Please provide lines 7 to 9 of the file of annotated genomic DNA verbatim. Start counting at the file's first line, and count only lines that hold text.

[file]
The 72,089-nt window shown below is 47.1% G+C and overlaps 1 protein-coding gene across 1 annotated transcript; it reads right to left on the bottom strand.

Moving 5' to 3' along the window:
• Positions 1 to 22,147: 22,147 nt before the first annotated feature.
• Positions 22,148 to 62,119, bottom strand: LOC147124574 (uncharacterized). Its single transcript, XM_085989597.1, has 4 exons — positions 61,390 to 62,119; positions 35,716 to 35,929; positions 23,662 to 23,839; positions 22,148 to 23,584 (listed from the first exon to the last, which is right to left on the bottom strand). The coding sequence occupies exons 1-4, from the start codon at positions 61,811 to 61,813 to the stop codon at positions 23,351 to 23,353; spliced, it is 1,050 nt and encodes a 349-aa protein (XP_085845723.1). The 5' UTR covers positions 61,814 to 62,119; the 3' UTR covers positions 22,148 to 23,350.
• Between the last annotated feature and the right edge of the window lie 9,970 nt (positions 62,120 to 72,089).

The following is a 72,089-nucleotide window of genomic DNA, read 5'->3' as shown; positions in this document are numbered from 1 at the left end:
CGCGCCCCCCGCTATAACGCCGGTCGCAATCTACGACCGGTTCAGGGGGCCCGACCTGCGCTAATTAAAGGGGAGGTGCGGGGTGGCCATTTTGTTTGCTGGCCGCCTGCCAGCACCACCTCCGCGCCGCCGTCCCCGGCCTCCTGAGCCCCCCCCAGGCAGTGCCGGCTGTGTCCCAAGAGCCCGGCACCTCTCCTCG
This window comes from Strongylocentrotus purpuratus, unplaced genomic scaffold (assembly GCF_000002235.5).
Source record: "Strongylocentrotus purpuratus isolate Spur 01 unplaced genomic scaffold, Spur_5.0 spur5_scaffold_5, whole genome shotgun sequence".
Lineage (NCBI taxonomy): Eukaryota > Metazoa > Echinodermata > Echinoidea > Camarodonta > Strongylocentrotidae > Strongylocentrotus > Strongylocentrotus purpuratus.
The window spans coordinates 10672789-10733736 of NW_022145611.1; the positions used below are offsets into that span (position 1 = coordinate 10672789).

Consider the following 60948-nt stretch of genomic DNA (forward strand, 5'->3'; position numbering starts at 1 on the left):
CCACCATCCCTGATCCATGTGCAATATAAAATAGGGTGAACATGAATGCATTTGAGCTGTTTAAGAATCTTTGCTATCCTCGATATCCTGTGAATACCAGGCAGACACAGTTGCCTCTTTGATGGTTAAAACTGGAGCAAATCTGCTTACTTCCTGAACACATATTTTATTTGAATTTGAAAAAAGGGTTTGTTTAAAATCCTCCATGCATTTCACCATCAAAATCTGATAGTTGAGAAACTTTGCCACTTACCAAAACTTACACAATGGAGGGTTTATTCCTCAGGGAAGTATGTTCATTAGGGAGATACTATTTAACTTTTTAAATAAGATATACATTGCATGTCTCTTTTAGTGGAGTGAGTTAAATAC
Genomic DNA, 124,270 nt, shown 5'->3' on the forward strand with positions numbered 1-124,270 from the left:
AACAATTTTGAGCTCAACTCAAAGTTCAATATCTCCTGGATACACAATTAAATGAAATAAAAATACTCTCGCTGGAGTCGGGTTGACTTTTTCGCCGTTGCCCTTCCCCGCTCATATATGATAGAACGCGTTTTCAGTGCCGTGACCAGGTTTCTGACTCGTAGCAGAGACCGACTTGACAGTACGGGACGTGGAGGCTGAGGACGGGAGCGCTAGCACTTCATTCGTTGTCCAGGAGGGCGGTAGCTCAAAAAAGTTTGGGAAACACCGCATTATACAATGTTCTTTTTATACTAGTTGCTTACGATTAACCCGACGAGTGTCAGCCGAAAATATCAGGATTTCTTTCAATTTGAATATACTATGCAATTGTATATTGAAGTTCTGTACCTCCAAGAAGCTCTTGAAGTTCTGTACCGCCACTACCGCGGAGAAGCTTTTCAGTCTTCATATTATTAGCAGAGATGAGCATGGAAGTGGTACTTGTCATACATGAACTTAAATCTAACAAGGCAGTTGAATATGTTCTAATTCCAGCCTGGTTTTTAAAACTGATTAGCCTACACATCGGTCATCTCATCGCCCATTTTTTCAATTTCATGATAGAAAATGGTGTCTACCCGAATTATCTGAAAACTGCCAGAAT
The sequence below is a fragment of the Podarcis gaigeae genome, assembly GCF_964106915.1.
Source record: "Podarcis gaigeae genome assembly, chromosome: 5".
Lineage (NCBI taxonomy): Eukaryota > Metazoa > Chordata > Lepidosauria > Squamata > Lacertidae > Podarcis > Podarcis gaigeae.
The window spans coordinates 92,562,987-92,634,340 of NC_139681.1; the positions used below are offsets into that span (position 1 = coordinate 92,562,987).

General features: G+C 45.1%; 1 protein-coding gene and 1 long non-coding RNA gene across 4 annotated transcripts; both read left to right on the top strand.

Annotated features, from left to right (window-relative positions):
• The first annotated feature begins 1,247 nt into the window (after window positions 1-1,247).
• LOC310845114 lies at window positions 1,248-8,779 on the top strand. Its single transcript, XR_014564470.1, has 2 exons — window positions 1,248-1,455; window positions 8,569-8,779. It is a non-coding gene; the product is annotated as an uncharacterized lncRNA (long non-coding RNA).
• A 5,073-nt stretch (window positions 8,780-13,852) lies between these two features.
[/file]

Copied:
CGCGCCCCCCGCTATAACGCCGGTCGCAATCTACGACCGGTTCAGGGGGCCCGACCTGCGCTAATTAAAGGGGAGGTGCGGGGTGGCCATTTTGTTTGCTGGCCGCCTGCCAGCACCACCTCCGCGCCGCCGTCCCCGGCCTCCTGAGCCCCCCCCAGGCAGTGCCGGCTGTGTCCCAAGAGCCCGGCACCTCTCCTCG
This window comes from Strongylocentrotus purpuratus, unplaced genomic scaffold (assembly GCF_000002235.5).
Source record: "Strongylocentrotus purpuratus isolate Spur 01 unplaced genomic scaffold, Spur_5.0 spur5_scaffold_5, whole genome shotgun sequence".